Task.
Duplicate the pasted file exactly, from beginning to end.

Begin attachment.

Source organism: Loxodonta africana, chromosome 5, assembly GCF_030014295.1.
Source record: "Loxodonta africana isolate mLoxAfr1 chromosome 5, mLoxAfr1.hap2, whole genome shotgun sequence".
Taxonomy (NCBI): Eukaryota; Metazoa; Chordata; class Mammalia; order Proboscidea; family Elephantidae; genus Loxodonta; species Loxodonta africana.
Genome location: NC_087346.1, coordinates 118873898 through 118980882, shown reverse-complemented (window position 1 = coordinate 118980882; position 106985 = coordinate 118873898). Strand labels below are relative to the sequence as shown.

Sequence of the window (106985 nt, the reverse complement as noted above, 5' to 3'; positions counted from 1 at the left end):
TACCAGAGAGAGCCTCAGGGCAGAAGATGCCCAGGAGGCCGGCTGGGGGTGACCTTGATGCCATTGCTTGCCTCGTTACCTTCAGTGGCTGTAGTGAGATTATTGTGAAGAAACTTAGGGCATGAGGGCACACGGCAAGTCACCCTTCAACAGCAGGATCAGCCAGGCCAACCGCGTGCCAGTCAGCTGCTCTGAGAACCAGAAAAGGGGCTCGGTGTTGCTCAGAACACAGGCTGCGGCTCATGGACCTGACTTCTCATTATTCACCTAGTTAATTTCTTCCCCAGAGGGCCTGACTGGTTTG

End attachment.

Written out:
Source organism: Loxodonta africana, chromosome 5, assembly GCF_030014295.1.
Source record: "Loxodonta africana isolate mLoxAfr1 chromosome 5, mLoxAfr1.hap2, whole genome shotgun sequence".
Taxonomy (NCBI): Eukaryota; Metazoa; Chordata; class Mammalia; order Proboscidea; family Elephantidae; genus Loxodonta; species Loxodonta africana.
Genome location: NC_087346.1, coordinates 118873898 through 118980882, shown reverse-complemented (window position 1 = coordinate 118980882; position 106985 = coordinate 118873898). Strand labels below are relative to the sequence as shown.

Sequence of the window (106985 nt, the reverse complement as noted above, 5' to 3'; positions counted from 1 at the left end):
TACCAGAGAGAGCCTCAGGGCAGAAGATGCCCAGGAGGCCGGCTGGGGGTGACCTTGATGCCATTGCTTGCCTCGTTACCTTCAGTGGCTGTAGTGAGATTATTGTGAAGAAACTTAGGGCATGAGGGCACACGGCAAGTCACCCTTCAACAGCAGGATCAGCCAGGCCAACCGCGTGCCAGTCAGCTGCTCTGAGAACCAGAAAAGGGGCTCGGTGTTGCTCAGAACACAGGCTGCGGCTCATGGACCTGACTTCTCATTATTCACCTAGTTAATTTCTTCCCCAGAGGGCCTGACTGGTTTG